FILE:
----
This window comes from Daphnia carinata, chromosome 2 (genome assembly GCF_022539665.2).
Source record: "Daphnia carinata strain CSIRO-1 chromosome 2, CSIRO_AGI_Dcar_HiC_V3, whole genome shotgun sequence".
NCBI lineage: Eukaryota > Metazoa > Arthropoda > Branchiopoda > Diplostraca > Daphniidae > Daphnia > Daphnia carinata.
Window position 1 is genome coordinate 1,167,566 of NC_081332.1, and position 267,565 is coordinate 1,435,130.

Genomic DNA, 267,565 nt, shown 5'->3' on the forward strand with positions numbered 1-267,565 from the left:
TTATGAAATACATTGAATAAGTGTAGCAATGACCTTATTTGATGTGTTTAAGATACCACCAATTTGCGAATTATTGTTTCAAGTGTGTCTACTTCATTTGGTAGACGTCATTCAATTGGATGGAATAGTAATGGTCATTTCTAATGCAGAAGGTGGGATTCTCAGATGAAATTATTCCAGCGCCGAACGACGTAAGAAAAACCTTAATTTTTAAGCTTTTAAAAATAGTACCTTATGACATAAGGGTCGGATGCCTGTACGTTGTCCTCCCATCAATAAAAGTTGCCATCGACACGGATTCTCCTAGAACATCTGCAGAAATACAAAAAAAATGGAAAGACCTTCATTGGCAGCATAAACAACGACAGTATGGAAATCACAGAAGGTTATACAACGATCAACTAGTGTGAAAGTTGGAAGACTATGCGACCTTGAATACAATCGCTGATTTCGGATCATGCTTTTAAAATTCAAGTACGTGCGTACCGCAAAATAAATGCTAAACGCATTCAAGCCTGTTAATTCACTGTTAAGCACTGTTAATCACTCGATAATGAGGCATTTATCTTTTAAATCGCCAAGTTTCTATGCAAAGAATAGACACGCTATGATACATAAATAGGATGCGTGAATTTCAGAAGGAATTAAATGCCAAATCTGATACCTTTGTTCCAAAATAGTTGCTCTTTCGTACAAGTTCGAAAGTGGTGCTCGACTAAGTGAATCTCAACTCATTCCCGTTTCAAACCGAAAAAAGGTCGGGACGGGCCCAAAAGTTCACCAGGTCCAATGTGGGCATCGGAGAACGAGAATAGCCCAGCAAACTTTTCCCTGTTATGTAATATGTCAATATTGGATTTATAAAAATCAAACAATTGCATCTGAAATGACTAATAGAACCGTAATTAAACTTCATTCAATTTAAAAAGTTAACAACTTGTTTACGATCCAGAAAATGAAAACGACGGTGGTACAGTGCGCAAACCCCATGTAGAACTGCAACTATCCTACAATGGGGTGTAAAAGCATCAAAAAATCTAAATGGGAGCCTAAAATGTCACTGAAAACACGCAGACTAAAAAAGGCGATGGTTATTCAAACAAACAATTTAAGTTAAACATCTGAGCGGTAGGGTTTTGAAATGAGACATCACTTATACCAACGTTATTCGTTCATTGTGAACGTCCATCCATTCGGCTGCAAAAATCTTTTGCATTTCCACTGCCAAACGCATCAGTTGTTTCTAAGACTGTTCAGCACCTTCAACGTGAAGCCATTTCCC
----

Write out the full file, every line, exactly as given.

This window comes from Daphnia carinata, chromosome 2 (genome assembly GCF_022539665.2).
Source record: "Daphnia carinata strain CSIRO-1 chromosome 2, CSIRO_AGI_Dcar_HiC_V3, whole genome shotgun sequence".
NCBI lineage: Eukaryota > Metazoa > Arthropoda > Branchiopoda > Diplostraca > Daphniidae > Daphnia > Daphnia carinata.
Window position 1 is genome coordinate 1,167,566 of NC_081332.1, and position 267,565 is coordinate 1,435,130.

Genomic DNA, 267,565 nt, shown 5'->3' on the forward strand with positions numbered 1-267,565 from the left:
TTATGAAATACATTGAATAAGTGTAGCAATGACCTTATTTGATGTGTTTAAGATACCACCAATTTGCGAATTATTGTTTCAAGTGTGTCTACTTCATTTGGTAGACGTCATTCAATTGGATGGAATAGTAATGGTCATTTCTAATGCAGAAGGTGGGATTCTCAGATGAAATTATTCCAGCGCCGAACGACGTAAGAAAAACCTTAATTTTTAAGCTTTTAAAAATAGTACCTTATGACATAAGGGTCGGATGCCTGTACGTTGTCCTCCCATCAATAAAAGTTGCCATCGACACGGATTCTCCTAGAACATCTGCAGAAATACAAAAAAAATGGAAAGACCTTCATTGGCAGCATAAACAACGACAGTATGGAAATCACAGAAGGTTATACAACGATCAACTAGTGTGAAAGTTGGAAGACTATGCGACCTTGAATACAATCGCTGATTTCGGATCATGCTTTTAAAATTCAAGTACGTGCGTACCGCAAAATAAATGCTAAACGCATTCAAGCCTGTTAATTCACTGTTAAGCACTGTTAATCACTCGATAATGAGGCATTTATCTTTTAAATCGCCAAGTTTCTATGCAAAGAATAGACACGCTATGATACATAAATAGGATGCGTGAATTTCAGAAGGAATTAAATGCCAAATCTGATACCTTTGTTCCAAAATAGTTGCTCTTTCGTACAAGTTCGAAAGTGGTGCTCGACTAAGTGAATCTCAACTCATTCCCGTTTCAAACCGAAAAAAGGTCGGGACGGGCCCAAAAGTTCACCAGGTCCAATGTGGGCATCGGAGAACGAGAATAGCCCAGCAAACTTTTCCCTGTTATGTAATATGTCAATATTGGATTTATAAAAATCAAACAATTGCATCTGAAATGACTAATAGAACCGTAATTAAACTTCATTCAATTTAAAAAGTTAACAACTTGTTTACGATCCAGAAAATGAAAACGACGGTGGTACAGTGCGCAAACCCCATGTAGAACTGCAACTATCCTACAATGGGGTGTAAAAGCATCAAAAAATCTAAATGGGAGCCTAAAATGTCACTGAAAACACGCAGACTAAAAAAGGCGATGGTTATTCAAACAAACAATTTAAGTTAAACATCTGAGCGGTAGGGTTTTGAAATGAGACATCACTTATACCAACGTTATTCGTTCATTGTGAACGTCCATCCATTCGGCTGCAAAAATCTTTTGCATTTCCACTGCCAAACGCATCAGTTGTTTCTAAGACTGTTCAGCACCTTCAACGTGAAGCCATTTCCC